A few weeks ago we got the official White House reply to the We the People petition we started for school libraries in January. It was a team effort to get the 28,000+ signatures for the petition and we had been waiting patiently (ok, maybe not so patiently) to see what the reply might be. You can read the petition and reply by clicking here.
Right after the reply came I wrote some initial thoughts on my blog. In that post, I highlight three benefits I saw from the White House Petition.
• We were successful! We got school libraries on the White House radar. Their statement clearly shows a support for school libraries and the critical role they play in schools.
• We saw what happens when we all work together. In my career, I’ve never seen such an amazing job of coordinating libraries of all type to work on a single issue. This is a clear example we can succeed when librarians advocate for each other (regardless of what type of library they are). We need each other and have to be willing to work together! This was a great example of doing just that.
• We continue to work on being a more vocal and visible presence. With the AASL Congressional Briefing, the White House Petition, and now in a few weeks with National Legislative Day, we continue to raise the important issue of school libraries to our nation’s leaders. We still have a long way to go, but I think we are moving in the right direction.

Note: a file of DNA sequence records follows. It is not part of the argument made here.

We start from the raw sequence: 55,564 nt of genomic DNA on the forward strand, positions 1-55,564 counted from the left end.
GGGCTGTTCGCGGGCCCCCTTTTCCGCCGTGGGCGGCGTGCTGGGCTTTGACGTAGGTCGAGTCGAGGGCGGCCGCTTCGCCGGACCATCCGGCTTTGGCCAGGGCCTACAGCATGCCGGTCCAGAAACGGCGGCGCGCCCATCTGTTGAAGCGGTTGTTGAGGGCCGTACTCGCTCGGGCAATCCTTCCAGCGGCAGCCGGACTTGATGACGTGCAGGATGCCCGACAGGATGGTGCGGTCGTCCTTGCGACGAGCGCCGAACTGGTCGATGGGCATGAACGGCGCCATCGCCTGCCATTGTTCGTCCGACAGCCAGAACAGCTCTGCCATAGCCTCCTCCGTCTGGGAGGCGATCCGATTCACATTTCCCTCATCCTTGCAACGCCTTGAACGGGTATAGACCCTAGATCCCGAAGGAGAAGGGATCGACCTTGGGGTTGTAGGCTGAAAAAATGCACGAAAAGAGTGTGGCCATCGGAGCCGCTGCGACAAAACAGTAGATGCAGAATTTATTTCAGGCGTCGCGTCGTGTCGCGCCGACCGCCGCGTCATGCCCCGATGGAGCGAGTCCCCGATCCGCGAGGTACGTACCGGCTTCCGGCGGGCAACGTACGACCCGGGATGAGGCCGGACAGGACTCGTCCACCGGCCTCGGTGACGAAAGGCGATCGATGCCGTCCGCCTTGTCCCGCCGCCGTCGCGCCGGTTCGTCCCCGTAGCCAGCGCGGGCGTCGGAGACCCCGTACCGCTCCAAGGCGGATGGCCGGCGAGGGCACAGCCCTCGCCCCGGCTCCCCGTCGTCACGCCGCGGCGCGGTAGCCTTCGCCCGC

As I reflect on that post, I guess the million-dollar question is where to do we go from here?
I don’t have a crystal ball, but I think we continue to move in the right direction. Each step has been a step forward in helping to educate Washington about the power and potential in today’s school libraries. I think the petition is just one teaching tool. Just as we use different strategies and techniques with our students, we have to do the same with leaders in Washington.
We each have to take some ownership of this process – librarians, vendors, community members, parents, students, etc. We can’t assume that someone is going to do it. When we hear we need to call Washington on important library issues, we need to pick up the phone and do it. We need to send those emails. We need to make those contacts and make our voices heard.
The same can be said at the state and local level. They have to hear from school library advocates! They need to hear how important the community thinks libraries are to the school ecosystem. They need to hear those voices loudly, clearly, and often.
There is little doubt there is much work to do with all types of education and government leaders to help them see the impact and importance of today’s school libraries. But, we can’t give up. We have to keep working on a variety of strategies and use a plethora of teaching tools until they understand completely!
Carl is the librarian at North Elementary School in Noblesville, Indiana and the 2011-2012 President of the American Association of School Librarians. He can be reached at email@example.com or @caharvey2 on Twitter. He blogs at Library Ties.
If you enjoyed this blog post, then read these posts in Carl Harvey's series on library advocacy:
- White House Petition for School Libraries! Signatures Needed Now!
- Carl Harvey Discusses the Next Steps in Advocating for School Libraries